You are here

WaPo on NO's history of poverty and corruption

From this:

Huge stretches of the city are fallow: no power, no water, no sewer system, no life. Half the city workforce has been laid off, not a single public school is open, and the police department is being run by an acting chief after its former head quit. Mayor C. Ray Nagin is forced to hold town hall meetings in Baton Rouge, 70 miles away.
The litany of problems faced by New Orleans in the aftermath of Hurricane Katrina is unmatched by any other U.S. city in recent history. Billions of dollars in public and private funds are going to be spent on rebuilding New Orleans, but those efforts could be undermined by forces that have long beset the city -- a tradition of corruption and dysfunction and a weak economy that clouded New Orleans's future years before the rains began in August.
"Always broke. Worst school system in the state. Highest crime rate in the nation. Shrinking population. All the corporations have moved out," said Bernie Pinsonat, a political analyst in Baton Rouge. "Any poll I do, the rest of Louisiana thinks, 'New Orleans is a deep, dark hole, and no matter how much money we send, it doesn't seem to get better.' "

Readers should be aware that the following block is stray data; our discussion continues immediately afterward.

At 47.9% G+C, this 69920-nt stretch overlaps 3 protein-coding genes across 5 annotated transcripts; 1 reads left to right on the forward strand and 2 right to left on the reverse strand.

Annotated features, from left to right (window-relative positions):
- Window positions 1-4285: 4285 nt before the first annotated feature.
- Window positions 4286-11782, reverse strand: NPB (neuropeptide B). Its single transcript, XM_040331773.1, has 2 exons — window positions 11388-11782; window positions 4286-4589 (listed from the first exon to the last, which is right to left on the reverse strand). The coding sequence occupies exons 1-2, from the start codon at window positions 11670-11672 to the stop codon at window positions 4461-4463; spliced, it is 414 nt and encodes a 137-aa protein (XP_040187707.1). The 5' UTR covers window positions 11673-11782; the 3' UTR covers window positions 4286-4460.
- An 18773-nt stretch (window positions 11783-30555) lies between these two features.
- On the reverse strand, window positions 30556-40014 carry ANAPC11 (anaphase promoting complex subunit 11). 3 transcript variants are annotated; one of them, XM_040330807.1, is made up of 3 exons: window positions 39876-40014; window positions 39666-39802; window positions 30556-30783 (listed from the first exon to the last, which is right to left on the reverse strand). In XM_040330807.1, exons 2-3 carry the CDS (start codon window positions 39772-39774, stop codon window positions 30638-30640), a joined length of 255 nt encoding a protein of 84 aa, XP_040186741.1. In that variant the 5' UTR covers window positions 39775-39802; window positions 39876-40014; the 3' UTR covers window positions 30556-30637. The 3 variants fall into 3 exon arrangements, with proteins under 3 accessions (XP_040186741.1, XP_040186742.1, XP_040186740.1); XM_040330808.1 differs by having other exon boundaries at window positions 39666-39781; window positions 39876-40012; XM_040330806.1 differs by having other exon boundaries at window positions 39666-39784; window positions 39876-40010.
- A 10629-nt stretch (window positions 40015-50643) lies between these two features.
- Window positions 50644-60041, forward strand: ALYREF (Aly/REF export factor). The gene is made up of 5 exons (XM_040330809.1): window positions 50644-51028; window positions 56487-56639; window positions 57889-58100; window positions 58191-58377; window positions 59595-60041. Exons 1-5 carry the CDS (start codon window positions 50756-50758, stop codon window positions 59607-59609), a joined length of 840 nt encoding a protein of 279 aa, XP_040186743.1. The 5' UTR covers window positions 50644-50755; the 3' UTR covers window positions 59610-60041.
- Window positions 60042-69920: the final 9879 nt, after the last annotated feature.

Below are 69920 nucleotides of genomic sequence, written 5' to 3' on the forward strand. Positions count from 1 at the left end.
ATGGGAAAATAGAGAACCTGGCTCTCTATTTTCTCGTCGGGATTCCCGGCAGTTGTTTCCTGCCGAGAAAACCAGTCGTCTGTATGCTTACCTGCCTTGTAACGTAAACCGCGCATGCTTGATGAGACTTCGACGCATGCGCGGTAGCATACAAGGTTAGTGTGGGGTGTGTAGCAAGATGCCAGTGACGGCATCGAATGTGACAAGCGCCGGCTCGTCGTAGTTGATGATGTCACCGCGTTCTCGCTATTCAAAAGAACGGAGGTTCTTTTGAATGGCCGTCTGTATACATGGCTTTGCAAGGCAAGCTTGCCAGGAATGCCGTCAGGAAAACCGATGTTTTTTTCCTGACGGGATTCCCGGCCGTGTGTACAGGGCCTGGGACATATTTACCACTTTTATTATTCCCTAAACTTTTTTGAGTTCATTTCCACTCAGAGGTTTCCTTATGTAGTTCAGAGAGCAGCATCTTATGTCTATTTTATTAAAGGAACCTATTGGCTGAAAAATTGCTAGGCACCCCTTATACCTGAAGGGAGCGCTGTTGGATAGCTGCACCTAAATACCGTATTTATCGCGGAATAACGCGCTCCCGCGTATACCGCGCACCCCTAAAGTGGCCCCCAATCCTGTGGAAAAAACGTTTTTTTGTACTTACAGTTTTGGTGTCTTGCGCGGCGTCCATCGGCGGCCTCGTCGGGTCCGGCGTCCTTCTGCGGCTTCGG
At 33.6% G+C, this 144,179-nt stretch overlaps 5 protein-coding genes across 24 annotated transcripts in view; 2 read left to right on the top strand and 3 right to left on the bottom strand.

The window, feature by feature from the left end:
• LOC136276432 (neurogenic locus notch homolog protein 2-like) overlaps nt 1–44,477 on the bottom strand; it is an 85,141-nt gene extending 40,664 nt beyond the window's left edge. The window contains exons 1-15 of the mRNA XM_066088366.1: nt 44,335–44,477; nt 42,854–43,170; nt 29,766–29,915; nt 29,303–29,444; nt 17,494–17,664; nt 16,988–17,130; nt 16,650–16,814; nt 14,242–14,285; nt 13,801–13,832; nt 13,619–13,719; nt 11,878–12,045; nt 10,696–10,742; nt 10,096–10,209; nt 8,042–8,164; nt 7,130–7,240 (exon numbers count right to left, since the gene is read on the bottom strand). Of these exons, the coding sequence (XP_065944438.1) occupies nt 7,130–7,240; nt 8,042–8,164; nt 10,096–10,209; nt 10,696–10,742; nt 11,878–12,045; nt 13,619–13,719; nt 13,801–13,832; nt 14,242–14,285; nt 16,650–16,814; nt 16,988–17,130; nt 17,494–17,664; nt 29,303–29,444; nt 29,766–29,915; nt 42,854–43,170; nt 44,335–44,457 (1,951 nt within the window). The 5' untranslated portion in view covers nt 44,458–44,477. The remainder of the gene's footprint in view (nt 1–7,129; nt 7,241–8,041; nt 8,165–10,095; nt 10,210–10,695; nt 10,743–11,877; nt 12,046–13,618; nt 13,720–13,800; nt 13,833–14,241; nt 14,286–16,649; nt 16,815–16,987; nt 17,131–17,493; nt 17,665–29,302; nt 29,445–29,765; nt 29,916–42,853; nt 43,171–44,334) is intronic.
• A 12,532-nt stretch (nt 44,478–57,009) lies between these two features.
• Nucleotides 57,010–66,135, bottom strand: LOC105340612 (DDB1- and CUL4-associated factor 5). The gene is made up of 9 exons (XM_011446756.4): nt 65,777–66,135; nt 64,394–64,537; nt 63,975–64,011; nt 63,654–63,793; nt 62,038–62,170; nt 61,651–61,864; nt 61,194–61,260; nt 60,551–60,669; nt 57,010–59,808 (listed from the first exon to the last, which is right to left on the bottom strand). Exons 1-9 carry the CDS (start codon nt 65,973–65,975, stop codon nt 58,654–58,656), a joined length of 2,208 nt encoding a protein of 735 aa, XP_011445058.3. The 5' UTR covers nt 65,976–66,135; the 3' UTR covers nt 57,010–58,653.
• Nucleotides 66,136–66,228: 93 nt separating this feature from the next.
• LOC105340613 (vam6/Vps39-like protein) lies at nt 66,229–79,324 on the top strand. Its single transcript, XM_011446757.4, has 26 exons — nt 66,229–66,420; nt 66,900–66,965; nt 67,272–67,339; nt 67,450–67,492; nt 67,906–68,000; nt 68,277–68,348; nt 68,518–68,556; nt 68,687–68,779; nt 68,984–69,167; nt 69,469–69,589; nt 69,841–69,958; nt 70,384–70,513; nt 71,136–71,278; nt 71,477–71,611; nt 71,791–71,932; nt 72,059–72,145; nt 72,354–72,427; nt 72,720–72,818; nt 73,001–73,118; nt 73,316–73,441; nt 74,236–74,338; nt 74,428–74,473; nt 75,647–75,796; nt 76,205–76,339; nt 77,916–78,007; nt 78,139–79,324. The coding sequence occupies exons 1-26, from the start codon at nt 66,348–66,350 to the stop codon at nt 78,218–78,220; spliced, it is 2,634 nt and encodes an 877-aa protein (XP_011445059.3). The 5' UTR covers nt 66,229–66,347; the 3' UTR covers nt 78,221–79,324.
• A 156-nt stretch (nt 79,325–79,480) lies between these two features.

...The blue-ribbon commission he appointed to help with reconstruction is rife with internal squabbles, some of them racial, and with fears it could be reduced to irrelevancy because of the state government's own commission and the recent appointment of Donald E. Powell, chairman of the Federal Deposit Insurance Corp., to oversee federal relief work. "We're kind of a work in process," Nagin said during a recent interview...
...In a recent Louisiana State University poll of 419 business executives, corruption was ranked among the worst aspects of doing business in Louisiana. Investors and managers elsewhere are reluctant to come "because they don't want to pay the corruption tax," said Rafael C. Goyeneche, president of the Metropolitan Crime Commission.
"We've seen every type of corruption imaginable," said U.S. Attorney Jim Letten, whose office indicted 44 public officials in the past fiscal year alone. He pointed to skimming, bribery and shakedowns across a spectrum of government employment: judges, police, teachers, administrators and traffic court workers...